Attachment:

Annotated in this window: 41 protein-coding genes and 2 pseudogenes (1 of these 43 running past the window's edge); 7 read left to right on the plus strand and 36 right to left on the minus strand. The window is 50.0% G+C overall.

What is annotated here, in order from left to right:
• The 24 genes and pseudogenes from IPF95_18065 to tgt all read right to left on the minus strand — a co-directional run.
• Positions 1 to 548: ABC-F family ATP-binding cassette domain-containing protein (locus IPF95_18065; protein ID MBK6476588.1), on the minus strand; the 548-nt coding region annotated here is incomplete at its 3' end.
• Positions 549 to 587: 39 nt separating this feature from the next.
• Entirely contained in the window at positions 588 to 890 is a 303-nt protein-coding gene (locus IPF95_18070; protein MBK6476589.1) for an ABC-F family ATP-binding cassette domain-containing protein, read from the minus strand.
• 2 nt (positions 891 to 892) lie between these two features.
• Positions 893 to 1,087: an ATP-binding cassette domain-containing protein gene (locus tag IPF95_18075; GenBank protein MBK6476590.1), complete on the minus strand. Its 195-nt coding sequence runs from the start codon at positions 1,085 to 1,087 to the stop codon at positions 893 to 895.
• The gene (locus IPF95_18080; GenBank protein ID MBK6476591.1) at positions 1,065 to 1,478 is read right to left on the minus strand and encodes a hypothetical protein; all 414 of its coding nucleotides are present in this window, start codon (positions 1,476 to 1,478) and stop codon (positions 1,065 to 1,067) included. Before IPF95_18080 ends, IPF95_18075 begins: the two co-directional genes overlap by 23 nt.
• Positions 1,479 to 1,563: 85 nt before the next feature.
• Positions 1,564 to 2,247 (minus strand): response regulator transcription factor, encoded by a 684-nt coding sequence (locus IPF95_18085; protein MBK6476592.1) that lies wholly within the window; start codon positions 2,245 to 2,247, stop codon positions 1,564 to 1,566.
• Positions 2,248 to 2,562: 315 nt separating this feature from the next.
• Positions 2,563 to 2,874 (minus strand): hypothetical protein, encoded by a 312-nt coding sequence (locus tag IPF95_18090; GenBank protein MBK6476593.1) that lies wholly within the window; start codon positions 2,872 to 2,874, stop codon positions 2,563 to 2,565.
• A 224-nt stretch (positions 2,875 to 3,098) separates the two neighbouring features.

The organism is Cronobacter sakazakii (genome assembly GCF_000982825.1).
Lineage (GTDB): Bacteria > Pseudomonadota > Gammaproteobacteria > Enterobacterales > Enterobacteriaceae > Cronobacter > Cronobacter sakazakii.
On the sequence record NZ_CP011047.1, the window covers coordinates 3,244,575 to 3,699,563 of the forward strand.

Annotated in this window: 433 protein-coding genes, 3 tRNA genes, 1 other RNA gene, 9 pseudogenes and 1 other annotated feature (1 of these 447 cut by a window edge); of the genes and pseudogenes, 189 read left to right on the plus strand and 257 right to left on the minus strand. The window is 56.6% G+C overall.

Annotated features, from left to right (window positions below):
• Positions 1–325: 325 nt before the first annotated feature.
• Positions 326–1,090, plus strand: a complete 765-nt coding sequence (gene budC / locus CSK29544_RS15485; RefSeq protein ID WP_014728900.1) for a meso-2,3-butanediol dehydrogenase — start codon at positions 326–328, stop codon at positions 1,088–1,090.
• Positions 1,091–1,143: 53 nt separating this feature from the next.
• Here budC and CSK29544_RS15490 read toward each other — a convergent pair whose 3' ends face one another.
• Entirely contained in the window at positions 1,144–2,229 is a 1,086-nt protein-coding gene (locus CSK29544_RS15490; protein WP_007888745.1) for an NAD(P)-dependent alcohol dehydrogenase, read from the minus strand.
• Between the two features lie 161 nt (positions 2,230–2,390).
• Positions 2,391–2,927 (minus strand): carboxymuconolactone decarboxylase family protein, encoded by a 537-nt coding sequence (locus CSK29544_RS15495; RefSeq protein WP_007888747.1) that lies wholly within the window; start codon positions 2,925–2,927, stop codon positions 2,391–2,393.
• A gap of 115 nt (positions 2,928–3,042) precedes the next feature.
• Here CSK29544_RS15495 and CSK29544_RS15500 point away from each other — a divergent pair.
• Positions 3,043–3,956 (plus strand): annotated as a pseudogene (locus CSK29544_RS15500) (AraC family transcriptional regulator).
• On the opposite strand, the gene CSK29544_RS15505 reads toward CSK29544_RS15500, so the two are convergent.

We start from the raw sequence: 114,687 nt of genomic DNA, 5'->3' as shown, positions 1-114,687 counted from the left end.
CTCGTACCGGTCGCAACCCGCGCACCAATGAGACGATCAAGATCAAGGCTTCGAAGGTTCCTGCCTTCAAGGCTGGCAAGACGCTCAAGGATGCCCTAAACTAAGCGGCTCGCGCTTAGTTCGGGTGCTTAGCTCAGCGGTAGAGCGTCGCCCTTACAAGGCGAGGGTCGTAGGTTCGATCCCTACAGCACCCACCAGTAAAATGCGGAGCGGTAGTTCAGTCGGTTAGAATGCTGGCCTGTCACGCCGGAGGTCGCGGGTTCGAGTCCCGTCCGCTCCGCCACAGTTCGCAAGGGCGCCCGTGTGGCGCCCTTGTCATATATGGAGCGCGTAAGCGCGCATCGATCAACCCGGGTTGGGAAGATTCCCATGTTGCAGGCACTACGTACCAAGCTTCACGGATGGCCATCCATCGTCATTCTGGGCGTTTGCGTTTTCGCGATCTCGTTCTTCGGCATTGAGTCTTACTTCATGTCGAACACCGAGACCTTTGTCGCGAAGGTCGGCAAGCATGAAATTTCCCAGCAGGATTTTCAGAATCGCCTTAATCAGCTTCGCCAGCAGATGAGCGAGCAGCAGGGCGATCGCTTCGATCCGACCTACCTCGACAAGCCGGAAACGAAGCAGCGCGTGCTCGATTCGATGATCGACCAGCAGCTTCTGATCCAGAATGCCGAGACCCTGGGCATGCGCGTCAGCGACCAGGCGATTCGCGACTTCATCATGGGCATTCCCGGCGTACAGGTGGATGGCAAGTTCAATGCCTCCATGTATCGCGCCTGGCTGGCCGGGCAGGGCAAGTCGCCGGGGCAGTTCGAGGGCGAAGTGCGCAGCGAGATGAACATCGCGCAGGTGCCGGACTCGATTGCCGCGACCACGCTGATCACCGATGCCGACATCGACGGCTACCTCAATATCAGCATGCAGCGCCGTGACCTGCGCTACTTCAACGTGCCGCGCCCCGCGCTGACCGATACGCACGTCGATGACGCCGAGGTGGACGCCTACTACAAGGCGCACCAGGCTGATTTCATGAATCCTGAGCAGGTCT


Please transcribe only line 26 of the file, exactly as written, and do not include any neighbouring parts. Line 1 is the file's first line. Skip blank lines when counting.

• Positions 2,391–2,927 (minus strand): carboxymuconolactone decarboxylase family protein, encoded by a 537-nt coding sequence (locus CSK29544_RS15495; RefSeq protein WP_007888747.1) that lies wholly within the window; start codon positions 2,925–2,927, stop codon positions 2,391–2,393.